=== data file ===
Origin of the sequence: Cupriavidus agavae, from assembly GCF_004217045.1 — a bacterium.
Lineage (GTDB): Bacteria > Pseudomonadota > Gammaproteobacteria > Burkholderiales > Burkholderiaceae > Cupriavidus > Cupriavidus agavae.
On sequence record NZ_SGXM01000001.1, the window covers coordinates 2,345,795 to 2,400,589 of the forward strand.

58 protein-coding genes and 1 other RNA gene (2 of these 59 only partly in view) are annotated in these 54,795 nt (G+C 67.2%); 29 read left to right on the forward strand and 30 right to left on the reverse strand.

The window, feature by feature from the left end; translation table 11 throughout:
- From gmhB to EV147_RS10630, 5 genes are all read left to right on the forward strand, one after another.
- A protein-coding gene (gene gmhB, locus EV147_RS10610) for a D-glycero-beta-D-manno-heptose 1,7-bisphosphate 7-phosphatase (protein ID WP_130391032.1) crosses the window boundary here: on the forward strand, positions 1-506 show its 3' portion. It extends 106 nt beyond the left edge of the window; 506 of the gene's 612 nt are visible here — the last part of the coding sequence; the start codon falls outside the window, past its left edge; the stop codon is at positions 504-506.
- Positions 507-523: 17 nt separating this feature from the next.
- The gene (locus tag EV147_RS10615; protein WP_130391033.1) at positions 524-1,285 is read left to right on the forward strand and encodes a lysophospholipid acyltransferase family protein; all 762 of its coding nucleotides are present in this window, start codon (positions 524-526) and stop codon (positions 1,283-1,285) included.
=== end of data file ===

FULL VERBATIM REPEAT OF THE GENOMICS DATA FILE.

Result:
Origin of the sequence: Cupriavidus agavae, from assembly GCF_004217045.1 — a bacterium.
Lineage (GTDB): Bacteria > Pseudomonadota > Gammaproteobacteria > Burkholderiales > Burkholderiaceae > Cupriavidus > Cupriavidus agavae.
On sequence record NZ_SGXM01000001.1, the window covers coordinates 2,345,795 to 2,400,589 of the forward strand.

58 protein-coding genes and 1 other RNA gene (2 of these 59 only partly in view) are annotated in these 54,795 nt (G+C 67.2%); 29 read left to right on the forward strand and 30 right to left on the reverse strand.

The window, feature by feature from the left end; translation table 11 throughout:
- From gmhB to EV147_RS10630, 5 genes are all read left to right on the forward strand, one after another.
- A protein-coding gene (gene gmhB, locus EV147_RS10610) for a D-glycero-beta-D-manno-heptose 1,7-bisphosphate 7-phosphatase (protein ID WP_130391032.1) crosses the window boundary here: on the forward strand, positions 1-506 show its 3' portion. It extends 106 nt beyond the left edge of the window; 506 of the gene's 612 nt are visible here — the last part of the coding sequence; the start codon falls outside the window, past its left edge; the stop codon is at positions 504-506.
- Positions 507-523: 17 nt separating this feature from the next.
- The gene (locus tag EV147_RS10615; protein WP_130391033.1) at positions 524-1,285 is read left to right on the forward strand and encodes a lysophospholipid acyltransferase family protein; all 762 of its coding nucleotides are present in this window, start codon (positions 524-526) and stop codon (positions 1,283-1,285) included.